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#38 50 in 39
June 27 2013, 12:48PM
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Jonathan Toews is a perfect example of this coveted type of player. I felt like Bickell gave his best attempt to be physical with Chara early in the finals. A few games into the finals you could see in his face that he had grown wary of the big Bruin. Bickell was still playing Chara physical but he looked like he had backed off to me. That is the nastiest mood I have seen Chara play with in a couple years, must have been the injuries. But Toews stepped in there and set the tone for his team. He knew what was waiting for him and took it like a top quality leader and showed the Blackhawks the way.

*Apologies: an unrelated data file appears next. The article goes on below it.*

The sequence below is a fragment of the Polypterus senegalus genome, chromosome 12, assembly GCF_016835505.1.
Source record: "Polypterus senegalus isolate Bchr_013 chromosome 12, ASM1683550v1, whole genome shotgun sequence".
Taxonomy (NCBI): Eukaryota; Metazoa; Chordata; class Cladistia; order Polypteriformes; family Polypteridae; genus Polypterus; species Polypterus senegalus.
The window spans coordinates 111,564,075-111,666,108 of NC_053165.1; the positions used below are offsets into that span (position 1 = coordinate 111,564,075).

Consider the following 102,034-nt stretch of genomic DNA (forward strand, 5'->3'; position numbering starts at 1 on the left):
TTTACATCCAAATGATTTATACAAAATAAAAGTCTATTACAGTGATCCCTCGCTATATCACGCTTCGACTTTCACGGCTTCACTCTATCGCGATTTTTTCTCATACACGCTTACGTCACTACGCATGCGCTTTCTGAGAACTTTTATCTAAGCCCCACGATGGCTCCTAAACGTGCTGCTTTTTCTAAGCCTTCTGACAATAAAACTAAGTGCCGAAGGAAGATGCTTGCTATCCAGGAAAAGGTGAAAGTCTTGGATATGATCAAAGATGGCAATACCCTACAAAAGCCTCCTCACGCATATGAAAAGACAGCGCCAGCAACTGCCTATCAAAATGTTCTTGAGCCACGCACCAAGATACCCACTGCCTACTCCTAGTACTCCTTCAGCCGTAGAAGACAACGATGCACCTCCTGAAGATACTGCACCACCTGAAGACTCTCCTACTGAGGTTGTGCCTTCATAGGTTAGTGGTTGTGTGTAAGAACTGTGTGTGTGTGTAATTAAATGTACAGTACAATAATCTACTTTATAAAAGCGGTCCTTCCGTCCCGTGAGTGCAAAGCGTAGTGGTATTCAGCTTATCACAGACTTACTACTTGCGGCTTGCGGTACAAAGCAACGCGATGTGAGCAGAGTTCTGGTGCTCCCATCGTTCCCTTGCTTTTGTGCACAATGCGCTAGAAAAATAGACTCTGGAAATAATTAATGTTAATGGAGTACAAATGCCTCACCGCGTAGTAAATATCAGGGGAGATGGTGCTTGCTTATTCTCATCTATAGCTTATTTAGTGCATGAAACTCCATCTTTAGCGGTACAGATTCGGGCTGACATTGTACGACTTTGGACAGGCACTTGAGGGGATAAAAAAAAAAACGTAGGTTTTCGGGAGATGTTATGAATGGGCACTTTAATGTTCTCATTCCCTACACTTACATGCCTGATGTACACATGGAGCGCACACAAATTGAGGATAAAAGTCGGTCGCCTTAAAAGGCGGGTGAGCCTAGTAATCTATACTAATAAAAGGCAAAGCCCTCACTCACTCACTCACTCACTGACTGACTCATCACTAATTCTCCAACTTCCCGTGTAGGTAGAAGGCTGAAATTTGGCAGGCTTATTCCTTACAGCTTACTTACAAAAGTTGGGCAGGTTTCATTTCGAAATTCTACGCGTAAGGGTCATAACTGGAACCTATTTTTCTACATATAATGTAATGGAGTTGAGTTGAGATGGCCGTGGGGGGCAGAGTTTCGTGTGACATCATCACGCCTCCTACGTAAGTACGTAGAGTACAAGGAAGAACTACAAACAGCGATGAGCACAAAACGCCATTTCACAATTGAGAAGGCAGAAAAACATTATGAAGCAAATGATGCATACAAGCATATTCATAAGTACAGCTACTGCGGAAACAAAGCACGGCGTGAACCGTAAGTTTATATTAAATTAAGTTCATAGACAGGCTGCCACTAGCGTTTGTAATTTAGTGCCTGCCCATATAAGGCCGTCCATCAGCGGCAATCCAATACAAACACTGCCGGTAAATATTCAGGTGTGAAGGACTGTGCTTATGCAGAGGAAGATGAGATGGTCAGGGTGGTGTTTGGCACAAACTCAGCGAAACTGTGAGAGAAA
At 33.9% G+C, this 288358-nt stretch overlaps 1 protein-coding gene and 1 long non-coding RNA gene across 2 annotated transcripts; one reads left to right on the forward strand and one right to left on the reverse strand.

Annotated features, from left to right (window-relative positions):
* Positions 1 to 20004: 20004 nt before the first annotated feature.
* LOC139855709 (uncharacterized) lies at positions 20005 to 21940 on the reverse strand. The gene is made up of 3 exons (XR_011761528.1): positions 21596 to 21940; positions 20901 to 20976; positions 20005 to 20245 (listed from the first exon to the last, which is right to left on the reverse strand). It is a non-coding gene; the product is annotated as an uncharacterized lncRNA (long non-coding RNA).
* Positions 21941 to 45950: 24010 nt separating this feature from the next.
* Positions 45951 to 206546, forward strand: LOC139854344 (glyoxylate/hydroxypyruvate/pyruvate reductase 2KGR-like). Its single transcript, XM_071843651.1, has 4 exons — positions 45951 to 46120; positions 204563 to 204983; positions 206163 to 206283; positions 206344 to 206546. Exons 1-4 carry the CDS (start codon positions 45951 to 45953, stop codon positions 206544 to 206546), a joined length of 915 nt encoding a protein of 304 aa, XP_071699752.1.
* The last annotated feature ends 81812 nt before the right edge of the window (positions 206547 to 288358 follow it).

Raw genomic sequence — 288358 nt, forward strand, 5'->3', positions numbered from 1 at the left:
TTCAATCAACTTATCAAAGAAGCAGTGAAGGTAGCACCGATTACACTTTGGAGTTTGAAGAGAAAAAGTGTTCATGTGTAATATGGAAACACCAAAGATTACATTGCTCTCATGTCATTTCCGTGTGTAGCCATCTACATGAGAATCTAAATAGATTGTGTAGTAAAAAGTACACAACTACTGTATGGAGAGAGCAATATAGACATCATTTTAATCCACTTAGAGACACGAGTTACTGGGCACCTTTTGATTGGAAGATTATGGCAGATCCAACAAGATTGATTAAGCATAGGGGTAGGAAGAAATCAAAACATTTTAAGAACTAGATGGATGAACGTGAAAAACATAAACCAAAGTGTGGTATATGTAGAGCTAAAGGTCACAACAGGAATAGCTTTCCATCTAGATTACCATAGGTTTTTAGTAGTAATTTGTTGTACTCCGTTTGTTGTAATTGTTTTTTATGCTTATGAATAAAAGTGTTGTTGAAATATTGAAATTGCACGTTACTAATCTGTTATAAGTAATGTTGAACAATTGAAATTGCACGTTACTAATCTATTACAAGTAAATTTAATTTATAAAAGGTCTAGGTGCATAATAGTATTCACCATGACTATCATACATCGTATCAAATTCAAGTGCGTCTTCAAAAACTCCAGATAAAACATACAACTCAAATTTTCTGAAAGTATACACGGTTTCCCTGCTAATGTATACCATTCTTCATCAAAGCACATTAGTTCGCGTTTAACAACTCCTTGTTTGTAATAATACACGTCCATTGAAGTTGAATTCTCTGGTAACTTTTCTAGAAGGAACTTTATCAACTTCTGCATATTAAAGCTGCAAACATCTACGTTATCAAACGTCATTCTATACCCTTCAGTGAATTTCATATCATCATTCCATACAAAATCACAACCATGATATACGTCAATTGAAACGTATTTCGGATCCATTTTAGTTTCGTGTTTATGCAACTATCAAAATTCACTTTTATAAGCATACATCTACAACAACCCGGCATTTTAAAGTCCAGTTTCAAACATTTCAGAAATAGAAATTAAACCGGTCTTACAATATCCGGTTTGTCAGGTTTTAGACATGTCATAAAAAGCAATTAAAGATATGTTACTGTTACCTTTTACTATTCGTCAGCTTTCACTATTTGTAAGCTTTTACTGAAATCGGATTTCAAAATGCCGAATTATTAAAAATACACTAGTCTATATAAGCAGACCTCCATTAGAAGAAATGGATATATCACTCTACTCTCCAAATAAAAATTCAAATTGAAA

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#39 Rama Lama
June 27 2013, 12:56PM
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Best article you have written so far........hit the nail right on the head. The NHL garbage pile is littered with skilled players with limited character.

I for one would not draft a player if that player has never demonstrated character.......the best people to judge character are fellow players, past and present. Most often the character players have the "C" or "A" on their jersey but not always.

Darnell Nurse seems to have this as does Monahan.......Nichuskin not as much, but asking fellow players on his team may shed some light?

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#40 Rama Lama
June 27 2013, 01:12PM